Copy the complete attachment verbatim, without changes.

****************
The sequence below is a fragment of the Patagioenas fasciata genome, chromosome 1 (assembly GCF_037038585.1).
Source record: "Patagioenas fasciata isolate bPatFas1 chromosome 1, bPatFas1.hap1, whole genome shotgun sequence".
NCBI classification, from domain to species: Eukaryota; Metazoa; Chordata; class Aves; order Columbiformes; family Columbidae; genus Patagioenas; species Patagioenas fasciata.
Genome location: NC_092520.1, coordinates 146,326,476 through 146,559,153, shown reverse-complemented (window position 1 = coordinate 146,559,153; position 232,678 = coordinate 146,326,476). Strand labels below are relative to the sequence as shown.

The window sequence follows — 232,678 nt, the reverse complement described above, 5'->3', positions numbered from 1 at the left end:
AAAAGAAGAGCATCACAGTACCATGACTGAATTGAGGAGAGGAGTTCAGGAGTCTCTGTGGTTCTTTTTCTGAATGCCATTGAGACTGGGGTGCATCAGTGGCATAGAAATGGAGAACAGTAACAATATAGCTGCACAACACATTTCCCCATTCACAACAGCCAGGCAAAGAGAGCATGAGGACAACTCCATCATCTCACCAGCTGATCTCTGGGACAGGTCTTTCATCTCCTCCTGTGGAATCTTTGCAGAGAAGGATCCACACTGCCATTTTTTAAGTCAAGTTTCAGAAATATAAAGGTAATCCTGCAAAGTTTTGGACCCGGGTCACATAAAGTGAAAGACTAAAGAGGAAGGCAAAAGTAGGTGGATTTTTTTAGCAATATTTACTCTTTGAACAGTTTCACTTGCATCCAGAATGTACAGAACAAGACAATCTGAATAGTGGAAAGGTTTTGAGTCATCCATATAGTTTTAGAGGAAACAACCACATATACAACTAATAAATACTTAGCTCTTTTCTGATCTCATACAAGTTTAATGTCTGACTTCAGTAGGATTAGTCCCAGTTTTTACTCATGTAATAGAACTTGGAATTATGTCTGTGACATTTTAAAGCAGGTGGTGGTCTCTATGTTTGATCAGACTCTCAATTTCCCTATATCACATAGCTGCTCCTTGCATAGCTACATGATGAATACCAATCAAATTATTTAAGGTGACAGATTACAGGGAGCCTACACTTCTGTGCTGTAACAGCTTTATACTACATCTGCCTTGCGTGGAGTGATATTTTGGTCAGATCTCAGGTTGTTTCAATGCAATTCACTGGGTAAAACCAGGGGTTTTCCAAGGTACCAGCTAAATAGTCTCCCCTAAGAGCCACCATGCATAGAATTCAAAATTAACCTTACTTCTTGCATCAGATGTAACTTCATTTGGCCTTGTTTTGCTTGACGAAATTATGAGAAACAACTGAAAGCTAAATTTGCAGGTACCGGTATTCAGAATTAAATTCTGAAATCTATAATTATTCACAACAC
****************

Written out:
The sequence below is a fragment of the Patagioenas fasciata genome, chromosome 1 (assembly GCF_037038585.1).
Source record: "Patagioenas fasciata isolate bPatFas1 chromosome 1, bPatFas1.hap1, whole genome shotgun sequence".
NCBI classification, from domain to species: Eukaryota; Metazoa; Chordata; class Aves; order Columbiformes; family Columbidae; genus Patagioenas; species Patagioenas fasciata.
Genome location: NC_092520.1, coordinates 146,326,476 through 146,559,153, shown reverse-complemented (window position 1 = coordinate 146,559,153; position 232,678 = coordinate 146,326,476). Strand labels below are relative to the sequence as shown.

The window sequence follows — 232,678 nt, the reverse complement described above, 5'->3', positions numbered from 1 at the left end:
AAAAGAAGAGCATCACAGTACCATGACTGAATTGAGGAGAGGAGTTCAGGAGTCTCTGTGGTTCTTTTTCTGAATGCCATTGAGACTGGGGTGCATCAGTGGCATAGAAATGGAGAACAGTAACAATATAGCTGCACAACACATTTCCCCATTCACAACAGCCAGGCAAAGAGAGCATGAGGACAACTCCATCATCTCACCAGCTGATCTCTGGGACAGGTCTTTCATCTCCTCCTGTGGAATCTTTGCAGAGAAGGATCCACACTGCCATTTTTTAAGTCAAGTTTCAGAAATATAAAGGTAATCCTGCAAAGTTTTGGACCCGGGTCACATAAAGTGAAAGACTAAAGAGGAAGGCAAAAGTAGGTGGATTTTTTTAGCAATATTTACTCTTTGAACAGTTTCACTTGCATCCAGAATGTACAGAACAAGACAATCTGAATAGTGGAAAGGTTTTGAGTCATCCATATAGTTTTAGAGGAAACAACCACATATACAACTAATAAATACTTAGCTCTTTTCTGATCTCATACAAGTTTAATGTCTGACTTCAGTAGGATTAGTCCCAGTTTTTACTCATGTAATAGAACTTGGAATTATGTCTGTGACATTTTAAAGCAGGTGGTGGTCTCTATGTTTGATCAGACTCTCAATTTCCCTATATCACATAGCTGCTCCTTGCATAGCTACATGATGAATACCAATCAAATTATTTAAGGTGACAGATTACAGGGAGCCTACACTTCTGTGCTGTAACAGCTTTATACTACATCTGCCTTGCGTGGAGTGATATTTTGGTCAGATCTCAGGTTGTTTCAATGCAATTCACTGGGTAAAACCAGGGGTTTTCCAAGGTACCAGCTAAATAGTCTCCCCTAAGAGCCACCATGCATAGAATTCAAAATTAACCTTACTTCTTGCATCAGATGTAACTTCATTTGGCCTTGTTTTGCTTGACGAAATTATGAGAAACAACTGAAAGCTAAATTTGCAGGTACCGGTATTCAGAATTAAATTCTGAAATCTATAATTATTCACAACAC